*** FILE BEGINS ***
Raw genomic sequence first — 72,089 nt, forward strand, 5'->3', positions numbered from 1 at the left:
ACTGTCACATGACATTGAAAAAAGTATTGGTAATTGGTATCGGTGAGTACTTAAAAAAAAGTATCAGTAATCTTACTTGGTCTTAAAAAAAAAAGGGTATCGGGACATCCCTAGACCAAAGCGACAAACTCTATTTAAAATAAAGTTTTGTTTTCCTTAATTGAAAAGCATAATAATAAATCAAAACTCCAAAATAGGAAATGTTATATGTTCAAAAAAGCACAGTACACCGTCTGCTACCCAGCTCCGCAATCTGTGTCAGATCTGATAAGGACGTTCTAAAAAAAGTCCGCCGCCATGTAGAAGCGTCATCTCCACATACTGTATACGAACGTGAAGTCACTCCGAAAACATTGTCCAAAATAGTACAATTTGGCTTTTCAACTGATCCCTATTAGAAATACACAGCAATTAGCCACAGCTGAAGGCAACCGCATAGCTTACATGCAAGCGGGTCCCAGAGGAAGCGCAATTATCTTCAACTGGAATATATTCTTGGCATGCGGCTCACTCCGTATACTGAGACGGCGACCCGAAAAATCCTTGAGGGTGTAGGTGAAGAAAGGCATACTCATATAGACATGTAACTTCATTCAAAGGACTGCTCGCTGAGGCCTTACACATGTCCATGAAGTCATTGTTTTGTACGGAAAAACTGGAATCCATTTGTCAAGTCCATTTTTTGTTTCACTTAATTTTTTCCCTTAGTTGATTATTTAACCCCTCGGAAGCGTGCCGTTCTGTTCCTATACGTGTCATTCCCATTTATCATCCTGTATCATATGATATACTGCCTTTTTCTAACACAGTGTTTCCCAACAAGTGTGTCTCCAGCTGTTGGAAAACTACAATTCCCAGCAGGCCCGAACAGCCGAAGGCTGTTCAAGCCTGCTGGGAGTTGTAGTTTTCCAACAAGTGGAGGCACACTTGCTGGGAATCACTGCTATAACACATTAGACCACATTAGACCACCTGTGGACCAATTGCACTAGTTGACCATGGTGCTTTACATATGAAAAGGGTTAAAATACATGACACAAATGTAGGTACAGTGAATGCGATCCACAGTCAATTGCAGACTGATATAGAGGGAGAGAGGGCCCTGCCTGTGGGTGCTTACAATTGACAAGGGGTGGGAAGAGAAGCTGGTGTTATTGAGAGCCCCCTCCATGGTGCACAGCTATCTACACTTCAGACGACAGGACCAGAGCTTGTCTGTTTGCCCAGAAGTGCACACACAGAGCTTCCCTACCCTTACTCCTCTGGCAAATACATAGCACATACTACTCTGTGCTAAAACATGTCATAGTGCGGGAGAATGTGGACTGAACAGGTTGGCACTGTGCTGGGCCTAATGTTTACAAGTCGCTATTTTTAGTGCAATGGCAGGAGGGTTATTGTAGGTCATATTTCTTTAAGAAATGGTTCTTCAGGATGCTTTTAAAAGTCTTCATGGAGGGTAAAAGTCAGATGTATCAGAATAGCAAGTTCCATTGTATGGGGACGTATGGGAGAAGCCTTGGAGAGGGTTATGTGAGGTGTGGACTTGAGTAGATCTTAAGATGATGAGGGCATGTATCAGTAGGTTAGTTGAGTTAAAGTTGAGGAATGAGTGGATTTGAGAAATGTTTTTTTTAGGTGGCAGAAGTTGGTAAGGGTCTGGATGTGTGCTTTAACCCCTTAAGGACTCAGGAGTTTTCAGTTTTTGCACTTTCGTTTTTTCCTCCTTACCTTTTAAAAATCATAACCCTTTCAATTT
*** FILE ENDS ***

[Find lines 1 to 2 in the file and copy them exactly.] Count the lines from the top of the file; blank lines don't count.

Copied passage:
Raw genomic sequence first — 72,089 nt, forward strand, 5'->3', positions numbered from 1 at the left:
ACTGTCACATGACATTGAAAAAAGTATTGGTAATTGGTATCGGTGAGTACTTAAAAAAAAGTATCAGTAATCTTACTTGGTCTTAAAAAAAAAAGGGTATCGGGACATCCCTAGACCAAAGCGACAAACTCTATTTAAAATAAAGTTTTGTTTTCCTTAATTGAAAAGCATAATAATAAATCAAAACTCCAAAATAGGAAATGTTATATGTTCAAAAAAGCACAGTACACCGTCTGCTACCCAGCTCCGCAATCTGTGTCAGATCTGATAAGGACGTTCTAAAAAAAGTCCGCCGCCATGTAGAAGCGTCATCTCCACATACTGTATACGAACGTGAAGTCACTCCGAAAACATTGTCCAAAATAGTACAATTTGGCTTTTCAACTGATCCCTATTAGAAATACACAGCAATTAGCCACAGCTGAAGGCAACCGCATAGCTTACATGCAAGCGGGTCCCAGAGGAAGCGCAATTATCTTCAACTGGAATATATTCTTGGCATGCGGCTCACTCCGTATACTGAGACGGCGACCCGAAAAATCCTTGAGGGTGTAGGTGAAGAAAGGCATACTCATATAGACATGTAACTTCATTCAAAGGACTGCTCGCTGAGGCCTTACACATGTCCATGAAGTCATTGTTTTGTACGGAAAAACTGGAATCCATTTGTCAAGTCCATTTTTTGTTTCACTTAATTTTTTCCCTTAGTTGATTATTTAACCCCTCGGAAGCGTGCCGTTCTGTTCCTATACGTGTCATTCCCATTTATCATCCTGTATCATATGATATACTGCCTTTTTCTAACACAGTGTTTCCCAACAAGTGTGTCTCCAGCTGTTGGAAAACTACAATTCCCAGCAGGCCCGAACAGCCGAAGGCTGTTCAAGCCTGCTGGGAGTTGTAGTTTTCCAACAAGTGGAGGCACACTTGCTGGGAATCACTGCTATAACACATTAGACCACATTAGACCACCTGTGGACCAATTGCACTAGTTGACCATGGTGCTTTACATATGAAAAGGGTTAAAATACATGACACAAATGTAGGTACAGTGAATGCGATCCACAGTCAATTGCAGACTGATATAGAGGGAGAGAGGGCCCTGCCTGTGGGTGCTTACAATTGACAAGGGGTGGGAAGAGAAGCTGGTGTTATTGAGAGCCCCCTCCATGGTGCACAGCTATCTACACTTCAGACGACAGGACCAGAGCTTGTCTGTTTGCCCAGAAGTGCACACACAGAGCTTCCCTACCCTTACTCCTCTGGCAAATACATAGCACATACTACTCTGTGCTAAAACATGTCATAGTGCGGGAGAATGTGGACTGAACAGGTTGGCACTGTGCTGGGCCTAATGTTTACAAGTCGCTATTTTTAGTGCAATGGCAGGAGGGTTATTGTAGGTCATATTTCTTTAAGAAATGGTTCTTCAGGATGCTTTTAAAAGTCTTCATGGAGGGTAAAAGTCAGATGTATCAGAATAGCAAGTTCCATTGTATGGGGACGTATGGGAGAAGCCTTGGAGAGGGTTATGTGAGGTGTGGACTTGAGTAGATCTTAAGATGATGAGGGCATGTATCAGTAGGTTAGTTGAGTTAAAGTTGAGGAATGAGTGGATTTGAGAAATGTTTTTTTTAGGTGGCAGAAGTTGGTAAGGGTCTGGATGTGTGCTTTAACCCCTTAAGGACTCAGGAGTTTTCAGTTTTTGCACTTTCGTTTTTTCCTCCTTACCTTTTAAAAATCATAACCCTTTCAATTT